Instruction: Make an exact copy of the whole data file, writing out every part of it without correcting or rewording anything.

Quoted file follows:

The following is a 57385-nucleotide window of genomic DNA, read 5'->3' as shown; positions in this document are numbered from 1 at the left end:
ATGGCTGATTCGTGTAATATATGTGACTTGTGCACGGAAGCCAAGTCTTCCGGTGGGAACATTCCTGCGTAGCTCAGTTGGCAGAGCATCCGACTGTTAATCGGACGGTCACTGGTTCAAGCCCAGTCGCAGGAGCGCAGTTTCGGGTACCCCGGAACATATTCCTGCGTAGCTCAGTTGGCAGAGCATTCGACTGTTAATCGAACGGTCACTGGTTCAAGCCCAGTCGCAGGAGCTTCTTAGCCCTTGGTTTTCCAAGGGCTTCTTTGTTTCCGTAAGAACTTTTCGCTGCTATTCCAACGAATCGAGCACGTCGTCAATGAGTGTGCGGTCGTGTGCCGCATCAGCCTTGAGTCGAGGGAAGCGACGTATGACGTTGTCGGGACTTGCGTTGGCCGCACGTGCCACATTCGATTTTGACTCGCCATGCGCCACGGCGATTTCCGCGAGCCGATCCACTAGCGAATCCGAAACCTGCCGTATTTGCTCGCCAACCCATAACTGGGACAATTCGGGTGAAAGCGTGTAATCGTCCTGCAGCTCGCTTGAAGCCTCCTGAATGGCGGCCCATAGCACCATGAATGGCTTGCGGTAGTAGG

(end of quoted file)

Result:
The following is a 57385-nucleotide window of genomic DNA, read 5'->3' as shown; positions in this document are numbered from 1 at the left end:
ATGGCTGATTCGTGTAATATATGTGACTTGTGCACGGAAGCCAAGTCTTCCGGTGGGAACATTCCTGCGTAGCTCAGTTGGCAGAGCATCCGACTGTTAATCGGACGGTCACTGGTTCAAGCCCAGTCGCAGGAGCGCAGTTTCGGGTACCCCGGAACATATTCCTGCGTAGCTCAGTTGGCAGAGCATTCGACTGTTAATCGAACGGTCACTGGTTCAAGCCCAGTCGCAGGAGCTTCTTAGCCCTTGGTTTTCCAAGGGCTTCTTTGTTTCCGTAAGAACTTTTCGCTGCTATTCCAACGAATCGAGCACGTCGTCAATGAGTGTGCGGTCGTGTGCCGCATCAGCCTTGAGTCGAGGGAAGCGACGTATGACGTTGTCGGGACTTGCGTTGGCCGCACGTGCCACATTCGATTTTGACTCGCCATGCGCCACGGCGATTTCCGCGAGCCGATCCACTAGCGAATCCGAAACCTGCCGTATTTGCTCGCCAACCCATAACTGGGACAATTCGGGTGAAAGCGTGTAATCGTCCTGCAGCTCGCTTGAAGCCTCCTGAATGGCGGCCCATAGCACCATGAATGGCTTGCGGTAGTAGG